Friday 25th May 2018
|Text too small?|
The New Zealand dollar was little changed against the greenback after US President Donald Trump scrapped a planned summit with North Korean leader Kim Jong Un and the US said it was considering tariffs on imports of cars and trucks.
The kiwi dollar traded at 69.29 US cents as at 8am in Wellington from 69.25 cents late yesterday. The trade-weighted index was at 72.64 from 72.68.
Stocks on Wall Street fell while Treasuries and gold rose after Trump scrapped what would have been the first meeting between leaders of the two nations, citing "open hostility" expressed by the North Korean leader in a recent statement. Trump said the US military was ready to respond to any reckless acts. Separately the US said it was looking at tariffs on cars and trucks on the basis of national security, a move that may exacerbate global trade tensions.
"Guess we can now add US-North Korea tensions into the mix of news over coming months, but the market is learning not to overreact to any apparent hostilities," said Jason Wong, currency strategist at Bank of New Zealand. "Overnight market moves have been fairly modest, with a hint of USD weakness, slightly weaker equity markets and further downside pressure on global rates."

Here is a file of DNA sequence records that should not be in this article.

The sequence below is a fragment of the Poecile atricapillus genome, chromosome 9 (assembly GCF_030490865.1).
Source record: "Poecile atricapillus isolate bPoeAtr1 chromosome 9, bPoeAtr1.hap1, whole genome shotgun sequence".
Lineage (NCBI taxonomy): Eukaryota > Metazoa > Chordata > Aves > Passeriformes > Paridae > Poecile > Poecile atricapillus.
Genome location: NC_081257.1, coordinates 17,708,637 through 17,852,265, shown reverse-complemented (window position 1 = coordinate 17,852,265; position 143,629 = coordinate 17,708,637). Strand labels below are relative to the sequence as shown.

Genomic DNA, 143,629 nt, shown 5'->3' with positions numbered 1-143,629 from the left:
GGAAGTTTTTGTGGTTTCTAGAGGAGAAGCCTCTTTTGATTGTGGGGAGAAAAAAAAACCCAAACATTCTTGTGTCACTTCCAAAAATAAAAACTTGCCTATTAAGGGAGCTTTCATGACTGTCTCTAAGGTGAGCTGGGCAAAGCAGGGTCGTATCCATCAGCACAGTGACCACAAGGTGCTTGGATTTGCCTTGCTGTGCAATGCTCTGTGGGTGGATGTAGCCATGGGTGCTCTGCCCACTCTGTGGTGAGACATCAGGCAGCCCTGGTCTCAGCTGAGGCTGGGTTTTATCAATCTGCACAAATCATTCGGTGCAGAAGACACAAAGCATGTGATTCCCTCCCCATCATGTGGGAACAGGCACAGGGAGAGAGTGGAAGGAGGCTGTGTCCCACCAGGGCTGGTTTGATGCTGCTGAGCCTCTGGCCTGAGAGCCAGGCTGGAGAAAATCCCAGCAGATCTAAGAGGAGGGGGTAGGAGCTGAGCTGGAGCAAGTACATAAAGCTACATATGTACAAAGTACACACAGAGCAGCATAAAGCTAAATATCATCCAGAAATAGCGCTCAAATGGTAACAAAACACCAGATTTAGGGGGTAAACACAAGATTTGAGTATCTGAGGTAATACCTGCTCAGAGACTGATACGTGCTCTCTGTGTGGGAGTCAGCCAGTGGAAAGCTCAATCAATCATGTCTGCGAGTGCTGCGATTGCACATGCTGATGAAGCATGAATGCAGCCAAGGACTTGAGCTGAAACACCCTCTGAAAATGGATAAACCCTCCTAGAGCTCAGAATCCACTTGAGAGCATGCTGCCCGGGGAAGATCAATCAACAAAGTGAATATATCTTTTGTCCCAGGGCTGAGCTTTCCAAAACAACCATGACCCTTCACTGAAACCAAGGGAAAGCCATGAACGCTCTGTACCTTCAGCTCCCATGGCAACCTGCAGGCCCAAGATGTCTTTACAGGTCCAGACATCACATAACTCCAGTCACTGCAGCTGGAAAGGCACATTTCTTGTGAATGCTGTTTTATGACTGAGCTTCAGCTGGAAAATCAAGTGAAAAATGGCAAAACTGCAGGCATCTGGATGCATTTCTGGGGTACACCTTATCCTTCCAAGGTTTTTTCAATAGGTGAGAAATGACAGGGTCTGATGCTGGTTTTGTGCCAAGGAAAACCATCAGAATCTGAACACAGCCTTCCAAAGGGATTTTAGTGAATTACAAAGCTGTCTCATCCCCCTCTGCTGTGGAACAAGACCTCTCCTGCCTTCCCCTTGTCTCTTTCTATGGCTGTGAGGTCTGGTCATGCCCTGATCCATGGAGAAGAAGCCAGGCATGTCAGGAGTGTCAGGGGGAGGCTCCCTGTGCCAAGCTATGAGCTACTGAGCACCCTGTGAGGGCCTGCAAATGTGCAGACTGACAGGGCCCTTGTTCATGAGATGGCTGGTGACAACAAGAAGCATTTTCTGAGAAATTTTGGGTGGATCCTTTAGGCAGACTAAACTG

The kiwi dollar traded at 51.77 British pence from 51.79 pence after figures showed UK retail sales excluding autos and fuel climbed 1.5 percent in April, versus expectations of an increase of just 0.1 percent. There have also been media reports that UK Prime Minister Theresa May plans to ask the European Union for a second transition period for Brexit, a report her government later denied.
There is no local economic data scheduled today.
The kiwi traded at 59.12 euro cents from 59.14 cents yesterday and at 91.41 Australian cents from 91.47 cents. It fell to 4.4177 yuan from 4.4255 yuan and decreased to 75.74 yen from 75.81 yen.
No comments yet
NZ dollar rises on optimism for China-US trade deal
Steel & Tube recovery to include $5.6M of 2nd-half cost savings
Open Country challenges validity of Fonterra's 2018 milk price
Guest night growth slows; overseas visitors spent less time in North Island
Nib NZ first-half earnings slide 30% as claims outpace policy growth
Customer satisfaction in NZ banks rises despite Australian scandals
Perky services sector in Janary soothes fears over cooling economy
PFI doubles 2018 profit on valuation gains, underlying earnings fall short
Steel & Tube turnaround continues with 49% jump in first-half net profit
February 18th Morning Report